A sharply divided California Supreme Court ruled on May 18, 2009, that in putative class actions filed under California’s Unfair Competition Law (the “UCL”) (Business and Professions Code Section 17200), only the named class representative(s) – not absent class members – must satisfy the standing requirements of Proposition 64, the 2004 ballot initiative that amended the UCL. That is, only the named plaintiff(s) in a class action must show they “suffered injury in fact and ha[ve] lost money or property as a result of” the alleged unfair competition. The Court’s narrow 4-3 majority decision reversed a series of lower court rulings which had held that every class member in a UCL class action must demonstrate Proposition 64 standing.

Just as important, the decision re-affirmed the requirement in “fraud”-based class actions, that class representatives must still plead and prove actual reliance on misrepresentations made by defendants and that only in certain limited circumstances can actual reliance be presumed on a class-wide basis. Thus, putative class action plaintiffs will still face significant hurdles in having classes certified on claims arising out of allegedly fraudulent or deceptive sales practices. The Court was unanimous on this ruling, and parted ways only on the Proposition 64-standing issue.

The decision inIn re Tobacco II Cases, No. S147345, __ Cal.4th __ (May 18, 2009), reversed a trial court order decertifying a class action brought under the “fraudulent” prong of the UCL. The plaintiffs alleged that various tobacco manufacturer defendants had purposefully misled consumers about the alleged health effects and addictive nature of cigarette smoking. The trial court certified a class including all persons who had smoked cigarettes during the relevant class period and who had been exposed to the defendants’ marketing campaign. After the passage of Proposition 64, the trial court decertified the class, holding that each member of the class was required to demonstrate injury-in-fact in order for the lawsuit to proceed. That order was affirmed by the Fourth District Court of Appeal.

In reversing, the Supreme Court determined that the plain language of Proposition 64 did not require that all class members must satisfy the new standing requirements imposed by the initiative. The Court explained that the Proposition 64 ballot materials were devoid of any indication that the measure was intended to alter the manner in which class actions would proceed under the UCL. Citing federal law, the Court stated that standing in class actions is generally evaluated with respect to class representatives, and not members of the class. The Court observed that Proposition 64 was not intended to result in any substantive changes in the UCL law, but was principally directed at curbing the prevalence of “shakedown” lawsuits filed by private plaintiffs’ attorneys who did not represent clients who had suffered actual injury from the challenged practice(s), and that the remedial purpose of the UCL would be preserved by the Court’s construction. In a concurring and dissenting opinion, three Justices disagreed that Proposition 64 was so limited. They emphasized the text of the initiative and its accompanying voter pamphlet specified that all UCL representative claims must meet class certification requirements imposed by Code of Civil Procedure Section 382, and that only select public prosecutors should be allowed to sue on behalf of others, unless each class member meets the standing and injury-in-fact requirements of Proposition 64.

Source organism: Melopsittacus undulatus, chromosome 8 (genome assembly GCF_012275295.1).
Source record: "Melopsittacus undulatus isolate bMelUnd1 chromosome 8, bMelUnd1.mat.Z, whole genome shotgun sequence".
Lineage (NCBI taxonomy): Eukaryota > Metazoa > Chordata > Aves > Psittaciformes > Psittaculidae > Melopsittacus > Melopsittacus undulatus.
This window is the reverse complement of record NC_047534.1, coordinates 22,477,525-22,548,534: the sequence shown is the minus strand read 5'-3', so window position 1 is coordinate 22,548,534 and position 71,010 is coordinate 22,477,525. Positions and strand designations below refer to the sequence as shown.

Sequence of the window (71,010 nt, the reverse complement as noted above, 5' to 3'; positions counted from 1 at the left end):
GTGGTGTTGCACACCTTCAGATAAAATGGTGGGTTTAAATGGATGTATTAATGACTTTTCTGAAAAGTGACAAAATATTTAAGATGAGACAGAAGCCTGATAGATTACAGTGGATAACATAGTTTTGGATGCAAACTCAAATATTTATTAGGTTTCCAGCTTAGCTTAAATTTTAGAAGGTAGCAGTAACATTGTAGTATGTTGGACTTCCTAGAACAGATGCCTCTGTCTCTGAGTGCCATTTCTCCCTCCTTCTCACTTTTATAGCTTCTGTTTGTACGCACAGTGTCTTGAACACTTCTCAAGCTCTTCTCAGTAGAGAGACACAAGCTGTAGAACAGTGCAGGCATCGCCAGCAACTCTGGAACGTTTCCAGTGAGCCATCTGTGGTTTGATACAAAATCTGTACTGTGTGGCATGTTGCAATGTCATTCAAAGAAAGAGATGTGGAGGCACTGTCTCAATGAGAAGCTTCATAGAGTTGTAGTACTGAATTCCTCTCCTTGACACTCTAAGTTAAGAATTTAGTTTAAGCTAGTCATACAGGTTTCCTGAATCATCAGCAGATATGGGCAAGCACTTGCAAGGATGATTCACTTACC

The Court also clarified what class representatives must allege to demonstrate that their injuries-in-fact were sustained “as a result of” fraudulent activity under the UCL’s fraud prong. The Court held that class representatives must plead and prove “actual reliance” on the purported fraudulent statements. A plaintiff can establish actual reliance by showing that he or she would not have, in all probability, purchased the defendant's product in the absence of misrepresentations. However, a plaintiff need not show that the misrepresentation was the sole or decisive factor in his or her purchasing decision. Moreover, although the general rule remains that fraud must be alleged with specificity, the Court explained that where, as in the tobacco lawsuit at issue, a plaintiff alleges exposure to a long-term advertising campaign, the plaintiff is not required to plead with an “unrealistic degree of specificity” that the plaintiff relied on particular advertisements or statements.